- Conference Proceedings Paper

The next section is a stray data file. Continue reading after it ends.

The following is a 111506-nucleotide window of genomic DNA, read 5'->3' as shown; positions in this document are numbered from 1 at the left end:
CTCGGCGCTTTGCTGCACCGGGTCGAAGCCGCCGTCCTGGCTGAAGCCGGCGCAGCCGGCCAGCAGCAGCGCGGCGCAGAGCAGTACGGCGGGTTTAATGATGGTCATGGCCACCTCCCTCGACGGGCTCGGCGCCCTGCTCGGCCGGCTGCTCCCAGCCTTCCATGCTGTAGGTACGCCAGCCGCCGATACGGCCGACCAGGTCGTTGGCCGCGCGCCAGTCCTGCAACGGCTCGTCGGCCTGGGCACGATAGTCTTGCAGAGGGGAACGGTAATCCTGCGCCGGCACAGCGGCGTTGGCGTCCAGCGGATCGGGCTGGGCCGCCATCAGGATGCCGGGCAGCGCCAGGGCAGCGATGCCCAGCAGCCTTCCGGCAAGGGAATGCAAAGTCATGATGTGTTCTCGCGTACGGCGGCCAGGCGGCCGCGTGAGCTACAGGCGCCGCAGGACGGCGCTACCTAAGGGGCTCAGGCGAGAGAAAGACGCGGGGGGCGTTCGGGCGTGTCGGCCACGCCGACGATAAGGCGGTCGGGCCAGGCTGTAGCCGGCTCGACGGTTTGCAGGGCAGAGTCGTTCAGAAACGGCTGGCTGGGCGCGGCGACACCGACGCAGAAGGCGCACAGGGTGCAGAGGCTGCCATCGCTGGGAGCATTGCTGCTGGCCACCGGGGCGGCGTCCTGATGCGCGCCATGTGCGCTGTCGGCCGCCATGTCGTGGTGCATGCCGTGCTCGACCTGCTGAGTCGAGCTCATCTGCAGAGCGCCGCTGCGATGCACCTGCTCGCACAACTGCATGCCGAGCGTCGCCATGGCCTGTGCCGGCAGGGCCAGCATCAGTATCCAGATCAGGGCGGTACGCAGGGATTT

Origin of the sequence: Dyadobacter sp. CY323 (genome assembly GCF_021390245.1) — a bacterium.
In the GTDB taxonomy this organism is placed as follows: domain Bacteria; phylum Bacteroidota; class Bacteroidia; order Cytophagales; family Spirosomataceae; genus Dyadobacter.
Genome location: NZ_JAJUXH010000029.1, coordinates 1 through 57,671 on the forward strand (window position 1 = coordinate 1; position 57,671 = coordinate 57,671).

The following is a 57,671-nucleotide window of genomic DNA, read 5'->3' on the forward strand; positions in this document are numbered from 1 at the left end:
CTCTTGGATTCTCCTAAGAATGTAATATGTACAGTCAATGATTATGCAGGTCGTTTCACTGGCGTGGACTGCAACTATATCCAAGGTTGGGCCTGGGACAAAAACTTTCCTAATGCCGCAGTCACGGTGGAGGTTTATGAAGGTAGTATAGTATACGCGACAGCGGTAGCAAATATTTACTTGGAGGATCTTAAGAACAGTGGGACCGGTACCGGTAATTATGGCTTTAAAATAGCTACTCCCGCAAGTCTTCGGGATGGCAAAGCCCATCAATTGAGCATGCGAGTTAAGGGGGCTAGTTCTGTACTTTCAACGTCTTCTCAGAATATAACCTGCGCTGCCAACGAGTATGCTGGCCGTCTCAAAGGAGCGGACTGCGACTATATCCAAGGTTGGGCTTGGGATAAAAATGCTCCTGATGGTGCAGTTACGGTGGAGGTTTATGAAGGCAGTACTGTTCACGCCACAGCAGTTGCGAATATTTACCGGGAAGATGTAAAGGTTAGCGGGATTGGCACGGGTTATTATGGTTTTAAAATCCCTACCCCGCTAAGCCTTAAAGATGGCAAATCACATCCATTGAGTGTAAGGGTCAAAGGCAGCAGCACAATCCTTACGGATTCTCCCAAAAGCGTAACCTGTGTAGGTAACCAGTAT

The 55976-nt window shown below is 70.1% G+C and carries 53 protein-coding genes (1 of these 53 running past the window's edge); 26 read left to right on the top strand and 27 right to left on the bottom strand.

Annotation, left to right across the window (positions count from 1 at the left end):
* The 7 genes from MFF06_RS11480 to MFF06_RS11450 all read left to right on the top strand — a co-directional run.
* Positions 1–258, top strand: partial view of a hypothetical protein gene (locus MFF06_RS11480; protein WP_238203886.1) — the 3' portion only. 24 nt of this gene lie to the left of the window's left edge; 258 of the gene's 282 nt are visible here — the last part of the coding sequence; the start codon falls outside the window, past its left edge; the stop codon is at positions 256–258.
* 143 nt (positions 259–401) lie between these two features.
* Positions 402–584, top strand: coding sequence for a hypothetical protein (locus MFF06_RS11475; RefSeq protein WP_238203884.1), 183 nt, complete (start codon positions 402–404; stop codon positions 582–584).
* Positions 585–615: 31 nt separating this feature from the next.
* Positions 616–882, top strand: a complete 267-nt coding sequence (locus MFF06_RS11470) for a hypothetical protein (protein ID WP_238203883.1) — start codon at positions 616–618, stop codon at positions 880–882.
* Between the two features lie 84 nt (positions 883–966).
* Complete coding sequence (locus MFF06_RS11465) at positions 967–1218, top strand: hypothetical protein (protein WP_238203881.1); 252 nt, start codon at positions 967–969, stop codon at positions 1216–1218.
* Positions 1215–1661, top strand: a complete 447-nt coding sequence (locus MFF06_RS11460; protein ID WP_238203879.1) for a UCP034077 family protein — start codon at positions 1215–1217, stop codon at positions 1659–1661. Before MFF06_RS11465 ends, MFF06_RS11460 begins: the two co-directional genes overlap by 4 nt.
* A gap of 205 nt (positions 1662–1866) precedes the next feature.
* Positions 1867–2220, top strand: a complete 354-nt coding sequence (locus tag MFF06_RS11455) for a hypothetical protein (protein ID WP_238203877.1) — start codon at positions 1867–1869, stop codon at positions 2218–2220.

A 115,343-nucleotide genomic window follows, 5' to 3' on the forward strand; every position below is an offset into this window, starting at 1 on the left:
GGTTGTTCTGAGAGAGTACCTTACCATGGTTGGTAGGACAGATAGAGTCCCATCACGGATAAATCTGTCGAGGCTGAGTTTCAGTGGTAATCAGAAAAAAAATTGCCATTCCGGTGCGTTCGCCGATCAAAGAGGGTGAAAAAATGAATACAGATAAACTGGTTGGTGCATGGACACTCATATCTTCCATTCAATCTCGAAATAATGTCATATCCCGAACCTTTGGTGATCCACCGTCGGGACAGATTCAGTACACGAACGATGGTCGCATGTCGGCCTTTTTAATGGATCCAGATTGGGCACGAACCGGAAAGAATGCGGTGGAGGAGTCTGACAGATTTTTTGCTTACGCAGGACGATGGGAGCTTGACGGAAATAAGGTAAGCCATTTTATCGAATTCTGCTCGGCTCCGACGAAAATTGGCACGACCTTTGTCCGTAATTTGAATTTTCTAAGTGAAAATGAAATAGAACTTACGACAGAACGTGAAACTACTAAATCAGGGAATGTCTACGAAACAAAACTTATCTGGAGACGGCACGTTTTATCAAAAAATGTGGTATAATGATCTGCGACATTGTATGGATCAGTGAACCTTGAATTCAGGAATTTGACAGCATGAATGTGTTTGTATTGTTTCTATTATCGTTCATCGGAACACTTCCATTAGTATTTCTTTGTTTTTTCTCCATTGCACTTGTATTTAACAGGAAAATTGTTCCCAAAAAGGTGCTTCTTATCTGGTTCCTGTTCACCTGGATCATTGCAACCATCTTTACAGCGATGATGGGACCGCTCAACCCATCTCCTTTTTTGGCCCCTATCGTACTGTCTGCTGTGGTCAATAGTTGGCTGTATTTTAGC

We use quantitative uncertainty analysis techniques to estimate the likelihoods of climate change in the 21st century. We use the Latin Hypercube approach to perform a Monte-Carlo simulation based on uncertainty in eight factors determining anthropogenic emissions projections and three climate model properties. Although uncertainty in the emission model's factors are assessed via expert judgment, uncertainty in the climate system properties can now be constrained by climate observations of the 20th century. By sampling from the uncertain input distributions and running approximately 500 simulations with the MIT Integrated Global System Model, this method produces probability distributions for temperature and sea level change in the 21st century. We present results from two cases, with and without mitigation policies, to demonstrate the effect on the probability distribution of climate change. As an illustration of the approach we find that, absent mitigation policies, our median projection shows a global mean surface temperature rise from 1990 to 2100 of 2.3 degrees C, with a 95 percent confidence interval of 0.9 to 5.3 degrees C. With a strong policy applied (a so called Beyond Kyoto case), the 95 percent confidence interval is reduced to 0.5 to 2.5 degrees C with a median of 1.4 degrees C. Probability distributions for sea level and other climate model variables will also be presented.